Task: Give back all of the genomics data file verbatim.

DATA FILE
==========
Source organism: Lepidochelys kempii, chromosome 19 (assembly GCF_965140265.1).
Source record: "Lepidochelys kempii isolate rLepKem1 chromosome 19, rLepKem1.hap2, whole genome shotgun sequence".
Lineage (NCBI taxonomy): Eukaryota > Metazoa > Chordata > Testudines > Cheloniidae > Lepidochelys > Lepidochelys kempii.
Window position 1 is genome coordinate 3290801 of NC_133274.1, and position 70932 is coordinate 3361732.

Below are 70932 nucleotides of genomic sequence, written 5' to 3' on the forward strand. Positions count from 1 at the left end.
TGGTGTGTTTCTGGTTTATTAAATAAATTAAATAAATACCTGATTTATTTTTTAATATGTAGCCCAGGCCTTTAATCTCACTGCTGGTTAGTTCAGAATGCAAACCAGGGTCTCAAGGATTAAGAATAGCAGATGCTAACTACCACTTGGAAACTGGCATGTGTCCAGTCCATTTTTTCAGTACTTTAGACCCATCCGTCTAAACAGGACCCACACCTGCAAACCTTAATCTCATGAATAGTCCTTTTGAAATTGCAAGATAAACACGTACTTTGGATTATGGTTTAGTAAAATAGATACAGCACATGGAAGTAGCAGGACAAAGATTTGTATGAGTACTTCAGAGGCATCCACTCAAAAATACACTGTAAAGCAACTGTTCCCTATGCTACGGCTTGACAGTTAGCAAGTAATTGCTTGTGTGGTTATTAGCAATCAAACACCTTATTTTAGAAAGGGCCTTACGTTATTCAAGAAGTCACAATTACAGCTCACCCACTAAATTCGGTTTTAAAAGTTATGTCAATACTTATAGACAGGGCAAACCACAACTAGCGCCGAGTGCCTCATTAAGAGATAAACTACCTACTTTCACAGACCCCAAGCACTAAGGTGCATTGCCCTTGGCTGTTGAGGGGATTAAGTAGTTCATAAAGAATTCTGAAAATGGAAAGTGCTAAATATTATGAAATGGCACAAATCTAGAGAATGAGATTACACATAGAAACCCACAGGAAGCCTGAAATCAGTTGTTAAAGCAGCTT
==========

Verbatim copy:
Source organism: Lepidochelys kempii, chromosome 19 (assembly GCF_965140265.1).
Source record: "Lepidochelys kempii isolate rLepKem1 chromosome 19, rLepKem1.hap2, whole genome shotgun sequence".
Lineage (NCBI taxonomy): Eukaryota > Metazoa > Chordata > Testudines > Cheloniidae > Lepidochelys > Lepidochelys kempii.
Window position 1 is genome coordinate 3290801 of NC_133274.1, and position 70932 is coordinate 3361732.

Below are 70932 nucleotides of genomic sequence, written 5' to 3' on the forward strand. Positions count from 1 at the left end.
TGGTGTGTTTCTGGTTTATTAAATAAATTAAATAAATACCTGATTTATTTTTTAATATGTAGCCCAGGCCTTTAATCTCACTGCTGGTTAGTTCAGAATGCAAACCAGGGTCTCAAGGATTAAGAATAGCAGATGCTAACTACCACTTGGAAACTGGCATGTGTCCAGTCCATTTTTTCAGTACTTTAGACCCATCCGTCTAAACAGGACCCACACCTGCAAACCTTAATCTCATGAATAGTCCTTTTGAAATTGCAAGATAAACACGTACTTTGGATTATGGTTTAGTAAAATAGATACAGCACATGGAAGTAGCAGGACAAAGATTTGTATGAGTACTTCAGAGGCATCCACTCAAAAATACACTGTAAAGCAACTGTTCCCTATGCTACGGCTTGACAGTTAGCAAGTAATTGCTTGTGTGGTTATTAGCAATCAAACACCTTATTTTAGAAAGGGCCTTACGTTATTCAAGAAGTCACAATTACAGCTCACCCACTAAATTCGGTTTTAAAAGTTATGTCAATACTTATAGACAGGGCAAACCACAACTAGCGCCGAGTGCCTCATTAAGAGATAAACTACCTACTTTCACAGACCCCAAGCACTAAGGTGCATTGCCCTTGGCTGTTGAGGGGATTAAGTAGTTCATAAAGAATTCTGAAAATGGAAAGTGCTAAATATTATGAAATGGCACAAATCTAGAGAATGAGATTACACATAGAAACCCACAGGAAGCCTGAAATCAGTTGTTAAAGCAGCTT